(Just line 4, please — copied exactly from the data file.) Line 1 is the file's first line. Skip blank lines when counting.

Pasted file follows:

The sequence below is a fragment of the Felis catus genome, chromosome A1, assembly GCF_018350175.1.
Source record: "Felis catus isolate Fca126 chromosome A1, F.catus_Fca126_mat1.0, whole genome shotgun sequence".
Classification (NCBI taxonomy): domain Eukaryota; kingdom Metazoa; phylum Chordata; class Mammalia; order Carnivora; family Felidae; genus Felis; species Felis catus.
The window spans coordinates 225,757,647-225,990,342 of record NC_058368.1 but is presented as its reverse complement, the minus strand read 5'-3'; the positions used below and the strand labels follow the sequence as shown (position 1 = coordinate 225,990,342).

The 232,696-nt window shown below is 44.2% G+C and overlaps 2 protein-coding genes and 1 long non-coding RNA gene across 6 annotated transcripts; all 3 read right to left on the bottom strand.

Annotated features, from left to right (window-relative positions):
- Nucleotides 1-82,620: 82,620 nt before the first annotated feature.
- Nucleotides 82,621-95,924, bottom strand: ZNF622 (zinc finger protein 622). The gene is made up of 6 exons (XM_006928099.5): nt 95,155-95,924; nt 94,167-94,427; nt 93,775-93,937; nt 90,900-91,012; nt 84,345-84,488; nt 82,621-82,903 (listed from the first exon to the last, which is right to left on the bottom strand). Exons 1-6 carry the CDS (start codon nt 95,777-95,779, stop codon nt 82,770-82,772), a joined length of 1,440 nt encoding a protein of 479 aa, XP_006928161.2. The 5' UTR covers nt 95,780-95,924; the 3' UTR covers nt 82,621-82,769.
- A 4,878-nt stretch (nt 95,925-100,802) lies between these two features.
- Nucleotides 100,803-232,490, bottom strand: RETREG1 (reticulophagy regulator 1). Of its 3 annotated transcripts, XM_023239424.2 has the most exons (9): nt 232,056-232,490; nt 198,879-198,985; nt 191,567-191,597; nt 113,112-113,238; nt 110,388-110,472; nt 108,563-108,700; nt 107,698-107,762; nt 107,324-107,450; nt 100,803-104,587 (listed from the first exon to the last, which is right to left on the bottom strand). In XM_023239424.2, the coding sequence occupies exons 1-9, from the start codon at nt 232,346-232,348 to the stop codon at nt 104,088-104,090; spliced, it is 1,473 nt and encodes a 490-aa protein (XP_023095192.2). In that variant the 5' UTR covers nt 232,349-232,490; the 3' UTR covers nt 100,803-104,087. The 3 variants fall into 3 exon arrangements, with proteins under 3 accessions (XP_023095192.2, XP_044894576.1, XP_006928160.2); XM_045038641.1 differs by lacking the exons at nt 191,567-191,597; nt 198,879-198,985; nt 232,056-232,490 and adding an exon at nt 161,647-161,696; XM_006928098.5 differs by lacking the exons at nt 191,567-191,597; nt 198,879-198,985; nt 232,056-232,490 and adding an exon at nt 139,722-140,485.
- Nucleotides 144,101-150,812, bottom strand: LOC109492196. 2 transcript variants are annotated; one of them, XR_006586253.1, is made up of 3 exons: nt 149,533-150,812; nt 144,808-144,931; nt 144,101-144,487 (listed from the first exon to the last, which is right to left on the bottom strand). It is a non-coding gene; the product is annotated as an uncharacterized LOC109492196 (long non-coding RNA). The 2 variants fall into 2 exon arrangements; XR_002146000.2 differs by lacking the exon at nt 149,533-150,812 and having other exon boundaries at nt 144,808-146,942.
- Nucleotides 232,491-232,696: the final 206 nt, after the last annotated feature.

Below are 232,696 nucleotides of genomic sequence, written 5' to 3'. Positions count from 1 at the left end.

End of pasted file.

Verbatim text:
The window spans coordinates 225,757,647-225,990,342 of record NC_058368.1 but is presented as its reverse complement, the minus strand read 5'-3'; the positions used below and the strand labels follow the sequence as shown (position 1 = coordinate 225,990,342).